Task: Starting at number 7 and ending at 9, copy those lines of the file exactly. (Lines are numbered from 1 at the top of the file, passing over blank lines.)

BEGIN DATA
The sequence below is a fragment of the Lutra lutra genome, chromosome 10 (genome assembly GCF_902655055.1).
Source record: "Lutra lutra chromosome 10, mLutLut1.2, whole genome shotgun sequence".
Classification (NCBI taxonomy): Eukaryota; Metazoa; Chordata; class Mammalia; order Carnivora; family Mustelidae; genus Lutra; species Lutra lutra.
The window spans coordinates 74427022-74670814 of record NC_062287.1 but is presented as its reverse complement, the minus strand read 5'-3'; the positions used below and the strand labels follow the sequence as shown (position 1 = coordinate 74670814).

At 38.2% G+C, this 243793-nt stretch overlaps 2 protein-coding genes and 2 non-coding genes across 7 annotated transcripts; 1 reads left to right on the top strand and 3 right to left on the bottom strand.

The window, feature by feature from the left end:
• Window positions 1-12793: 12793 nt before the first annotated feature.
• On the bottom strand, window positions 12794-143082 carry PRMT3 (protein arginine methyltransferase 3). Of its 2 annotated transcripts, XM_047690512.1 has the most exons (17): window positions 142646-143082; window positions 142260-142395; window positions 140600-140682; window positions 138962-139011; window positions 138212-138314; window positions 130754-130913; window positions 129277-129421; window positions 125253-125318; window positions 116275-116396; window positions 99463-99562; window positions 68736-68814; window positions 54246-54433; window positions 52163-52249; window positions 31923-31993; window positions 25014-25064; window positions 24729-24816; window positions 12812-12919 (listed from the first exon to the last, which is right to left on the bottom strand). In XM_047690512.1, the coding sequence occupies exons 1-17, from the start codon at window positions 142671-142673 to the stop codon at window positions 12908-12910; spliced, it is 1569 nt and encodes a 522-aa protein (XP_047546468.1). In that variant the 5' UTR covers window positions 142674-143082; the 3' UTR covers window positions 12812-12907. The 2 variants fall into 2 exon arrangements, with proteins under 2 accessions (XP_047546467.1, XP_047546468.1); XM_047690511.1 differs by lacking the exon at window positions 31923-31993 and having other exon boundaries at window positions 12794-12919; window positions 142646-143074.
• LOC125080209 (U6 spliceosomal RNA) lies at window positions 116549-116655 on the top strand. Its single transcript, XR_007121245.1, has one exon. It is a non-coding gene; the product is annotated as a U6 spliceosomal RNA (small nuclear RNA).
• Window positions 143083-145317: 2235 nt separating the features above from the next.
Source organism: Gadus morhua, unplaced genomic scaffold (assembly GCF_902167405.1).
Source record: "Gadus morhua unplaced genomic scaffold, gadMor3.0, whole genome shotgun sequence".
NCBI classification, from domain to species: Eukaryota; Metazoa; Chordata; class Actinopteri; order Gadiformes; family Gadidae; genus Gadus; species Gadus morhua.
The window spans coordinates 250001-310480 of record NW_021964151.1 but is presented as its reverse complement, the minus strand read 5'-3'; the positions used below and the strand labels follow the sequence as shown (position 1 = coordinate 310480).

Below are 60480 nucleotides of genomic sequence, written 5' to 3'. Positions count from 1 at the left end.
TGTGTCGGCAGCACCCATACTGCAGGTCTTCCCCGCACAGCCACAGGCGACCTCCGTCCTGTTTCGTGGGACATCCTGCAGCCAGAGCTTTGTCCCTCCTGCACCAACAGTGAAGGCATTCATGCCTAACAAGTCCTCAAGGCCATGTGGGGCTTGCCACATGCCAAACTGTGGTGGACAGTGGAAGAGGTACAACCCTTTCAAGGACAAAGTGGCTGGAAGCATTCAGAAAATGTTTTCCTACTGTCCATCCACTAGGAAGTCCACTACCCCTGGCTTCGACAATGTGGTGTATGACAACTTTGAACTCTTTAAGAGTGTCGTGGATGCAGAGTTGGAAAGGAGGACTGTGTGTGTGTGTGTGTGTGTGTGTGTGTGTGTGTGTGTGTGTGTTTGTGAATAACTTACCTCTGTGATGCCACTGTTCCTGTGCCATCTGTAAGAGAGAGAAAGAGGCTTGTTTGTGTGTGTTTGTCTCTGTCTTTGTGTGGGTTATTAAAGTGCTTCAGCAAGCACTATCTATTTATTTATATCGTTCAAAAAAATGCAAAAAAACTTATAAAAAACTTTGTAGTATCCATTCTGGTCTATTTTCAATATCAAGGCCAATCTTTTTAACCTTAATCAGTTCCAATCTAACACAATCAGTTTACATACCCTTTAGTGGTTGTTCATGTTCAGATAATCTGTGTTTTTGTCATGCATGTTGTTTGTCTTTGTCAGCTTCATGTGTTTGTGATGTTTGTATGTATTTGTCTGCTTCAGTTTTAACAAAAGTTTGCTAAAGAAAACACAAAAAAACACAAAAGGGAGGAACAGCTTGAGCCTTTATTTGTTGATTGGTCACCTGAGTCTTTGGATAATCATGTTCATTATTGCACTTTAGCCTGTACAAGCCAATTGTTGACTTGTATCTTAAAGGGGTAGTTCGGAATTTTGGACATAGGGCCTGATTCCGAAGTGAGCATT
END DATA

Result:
• Window positions 1-12793: 12793 nt before the first annotated feature.
• On the bottom strand, window positions 12794-143082 carry PRMT3 (protein arginine methyltransferase 3). Of its 2 annotated transcripts, XM_047690512.1 has the most exons (17): window positions 142646-143082; window positions 142260-142395; window positions 140600-140682; window positions 138962-139011; window positions 138212-138314; window positions 130754-130913; window positions 129277-129421; window positions 125253-125318; window positions 116275-116396; window positions 99463-99562; window positions 68736-68814; window positions 54246-54433; window positions 52163-52249; window positions 31923-31993; window positions 25014-25064; window positions 24729-24816; window positions 12812-12919 (listed from the first exon to the last, which is right to left on the bottom strand). In XM_047690512.1, the coding sequence occupies exons 1-17, from the start codon at window positions 142671-142673 to the stop codon at window positions 12908-12910; spliced, it is 1569 nt and encodes a 522-aa protein (XP_047546468.1). In that variant the 5' UTR covers window positions 142674-143082; the 3' UTR covers window positions 12812-12907. The 2 variants fall into 2 exon arrangements, with proteins under 2 accessions (XP_047546467.1, XP_047546468.1); XM_047690511.1 differs by lacking the exon at window positions 31923-31993 and having other exon boundaries at window positions 12794-12919; window positions 142646-143074.
• LOC125080209 (U6 spliceosomal RNA) lies at window positions 116549-116655 on the top strand. Its single transcript, XR_007121245.1, has one exon. It is a non-coding gene; the product is annotated as a U6 spliceosomal RNA (small nuclear RNA).